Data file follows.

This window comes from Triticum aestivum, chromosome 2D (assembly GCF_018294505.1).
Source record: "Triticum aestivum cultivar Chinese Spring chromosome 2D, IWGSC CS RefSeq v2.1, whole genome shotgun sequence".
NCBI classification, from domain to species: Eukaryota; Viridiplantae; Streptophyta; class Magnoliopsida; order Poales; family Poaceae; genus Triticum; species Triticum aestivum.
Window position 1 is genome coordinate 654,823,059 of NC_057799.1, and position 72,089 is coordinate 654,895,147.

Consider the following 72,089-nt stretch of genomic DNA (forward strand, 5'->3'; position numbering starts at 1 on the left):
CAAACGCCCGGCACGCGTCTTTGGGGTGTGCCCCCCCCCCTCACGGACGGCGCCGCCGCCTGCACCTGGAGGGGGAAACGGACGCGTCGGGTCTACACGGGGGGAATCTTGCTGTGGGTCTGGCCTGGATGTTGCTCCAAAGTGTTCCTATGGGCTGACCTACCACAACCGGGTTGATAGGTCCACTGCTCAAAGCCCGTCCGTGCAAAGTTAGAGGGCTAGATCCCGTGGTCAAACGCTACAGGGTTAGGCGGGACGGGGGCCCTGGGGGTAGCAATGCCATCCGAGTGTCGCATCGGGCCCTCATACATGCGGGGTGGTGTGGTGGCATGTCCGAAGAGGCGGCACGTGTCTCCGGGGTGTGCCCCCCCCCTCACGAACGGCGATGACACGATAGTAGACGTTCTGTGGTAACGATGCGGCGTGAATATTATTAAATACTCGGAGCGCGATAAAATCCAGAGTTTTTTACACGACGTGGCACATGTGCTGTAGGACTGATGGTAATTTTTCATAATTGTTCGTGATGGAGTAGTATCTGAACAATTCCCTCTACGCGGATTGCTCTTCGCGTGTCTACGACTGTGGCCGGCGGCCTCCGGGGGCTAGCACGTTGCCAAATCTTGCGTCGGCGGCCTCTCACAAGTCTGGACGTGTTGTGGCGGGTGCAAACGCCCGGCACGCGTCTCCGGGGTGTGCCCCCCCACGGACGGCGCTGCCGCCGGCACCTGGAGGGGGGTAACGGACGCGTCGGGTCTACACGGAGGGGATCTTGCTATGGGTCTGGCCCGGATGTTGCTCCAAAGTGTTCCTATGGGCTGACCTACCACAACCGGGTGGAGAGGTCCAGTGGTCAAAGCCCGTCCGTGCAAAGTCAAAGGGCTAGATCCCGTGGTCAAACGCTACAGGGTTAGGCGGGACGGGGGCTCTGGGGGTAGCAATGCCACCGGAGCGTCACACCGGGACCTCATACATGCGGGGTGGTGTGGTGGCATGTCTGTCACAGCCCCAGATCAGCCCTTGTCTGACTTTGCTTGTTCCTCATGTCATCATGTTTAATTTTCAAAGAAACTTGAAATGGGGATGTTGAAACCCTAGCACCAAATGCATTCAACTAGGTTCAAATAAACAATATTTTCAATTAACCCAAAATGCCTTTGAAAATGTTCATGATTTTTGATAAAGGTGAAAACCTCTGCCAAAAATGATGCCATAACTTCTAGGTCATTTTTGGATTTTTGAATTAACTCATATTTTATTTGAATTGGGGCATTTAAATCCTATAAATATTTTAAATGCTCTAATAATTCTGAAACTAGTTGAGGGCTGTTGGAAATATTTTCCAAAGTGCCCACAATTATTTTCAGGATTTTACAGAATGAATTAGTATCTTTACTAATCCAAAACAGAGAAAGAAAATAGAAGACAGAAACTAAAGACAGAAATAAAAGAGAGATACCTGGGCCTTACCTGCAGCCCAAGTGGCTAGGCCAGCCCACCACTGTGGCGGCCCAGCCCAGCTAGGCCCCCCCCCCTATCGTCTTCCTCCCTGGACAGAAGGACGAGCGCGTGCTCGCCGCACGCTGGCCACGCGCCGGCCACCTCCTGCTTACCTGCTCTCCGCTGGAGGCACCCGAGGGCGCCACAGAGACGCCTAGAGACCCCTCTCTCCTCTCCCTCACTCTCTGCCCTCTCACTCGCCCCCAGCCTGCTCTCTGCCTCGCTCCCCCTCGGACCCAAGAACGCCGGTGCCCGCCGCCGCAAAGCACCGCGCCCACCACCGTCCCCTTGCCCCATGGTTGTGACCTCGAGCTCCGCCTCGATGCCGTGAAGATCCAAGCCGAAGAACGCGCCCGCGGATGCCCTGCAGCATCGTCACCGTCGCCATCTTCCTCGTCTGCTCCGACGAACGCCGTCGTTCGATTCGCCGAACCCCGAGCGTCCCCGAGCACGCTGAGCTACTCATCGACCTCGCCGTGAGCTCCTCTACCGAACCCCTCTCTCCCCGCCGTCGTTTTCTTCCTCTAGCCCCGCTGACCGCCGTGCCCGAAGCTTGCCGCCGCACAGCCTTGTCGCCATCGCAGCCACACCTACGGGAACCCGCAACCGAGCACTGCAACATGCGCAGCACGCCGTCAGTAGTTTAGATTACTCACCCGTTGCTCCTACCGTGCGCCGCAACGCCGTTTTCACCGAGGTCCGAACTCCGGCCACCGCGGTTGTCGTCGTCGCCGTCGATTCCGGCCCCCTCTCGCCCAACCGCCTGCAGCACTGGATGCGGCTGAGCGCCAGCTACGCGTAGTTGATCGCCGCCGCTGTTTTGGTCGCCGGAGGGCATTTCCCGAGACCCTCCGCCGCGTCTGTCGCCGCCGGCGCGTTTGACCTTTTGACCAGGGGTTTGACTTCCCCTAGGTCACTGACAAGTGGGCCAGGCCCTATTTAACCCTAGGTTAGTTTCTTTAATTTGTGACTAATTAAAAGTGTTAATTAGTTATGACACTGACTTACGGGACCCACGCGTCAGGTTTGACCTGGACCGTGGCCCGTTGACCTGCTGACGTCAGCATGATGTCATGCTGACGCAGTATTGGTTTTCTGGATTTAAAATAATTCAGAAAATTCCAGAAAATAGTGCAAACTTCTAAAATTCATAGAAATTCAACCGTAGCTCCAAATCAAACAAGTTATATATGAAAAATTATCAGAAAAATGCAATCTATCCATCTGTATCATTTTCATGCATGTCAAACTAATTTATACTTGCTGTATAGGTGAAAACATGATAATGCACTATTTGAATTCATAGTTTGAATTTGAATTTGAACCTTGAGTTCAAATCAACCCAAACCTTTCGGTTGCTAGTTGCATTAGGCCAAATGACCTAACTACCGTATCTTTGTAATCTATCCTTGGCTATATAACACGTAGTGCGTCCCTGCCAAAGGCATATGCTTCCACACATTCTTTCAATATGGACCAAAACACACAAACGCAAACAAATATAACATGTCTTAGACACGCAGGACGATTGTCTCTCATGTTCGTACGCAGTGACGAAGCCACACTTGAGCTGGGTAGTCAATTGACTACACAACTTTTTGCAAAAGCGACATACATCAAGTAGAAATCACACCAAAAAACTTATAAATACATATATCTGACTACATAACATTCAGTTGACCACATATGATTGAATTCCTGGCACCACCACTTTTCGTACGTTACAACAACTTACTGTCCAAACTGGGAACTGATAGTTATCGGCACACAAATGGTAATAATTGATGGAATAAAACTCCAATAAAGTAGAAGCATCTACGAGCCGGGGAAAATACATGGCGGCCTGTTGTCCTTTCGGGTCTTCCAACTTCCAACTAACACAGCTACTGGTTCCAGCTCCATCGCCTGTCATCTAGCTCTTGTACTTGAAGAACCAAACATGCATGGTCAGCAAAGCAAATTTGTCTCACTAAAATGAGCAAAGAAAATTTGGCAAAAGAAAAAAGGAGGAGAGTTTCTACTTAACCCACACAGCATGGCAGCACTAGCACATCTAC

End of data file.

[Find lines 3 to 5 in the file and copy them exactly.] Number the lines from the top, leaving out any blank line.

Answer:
NCBI classification, from domain to species: Eukaryota; Viridiplantae; Streptophyta; class Magnoliopsida; order Poales; family Poaceae; genus Triticum; species Triticum aestivum.
Window position 1 is genome coordinate 654,823,059 of NC_057799.1, and position 72,089 is coordinate 654,895,147.

Consider the following 72,089-nt stretch of genomic DNA (forward strand, 5'->3'; position numbering starts at 1 on the left):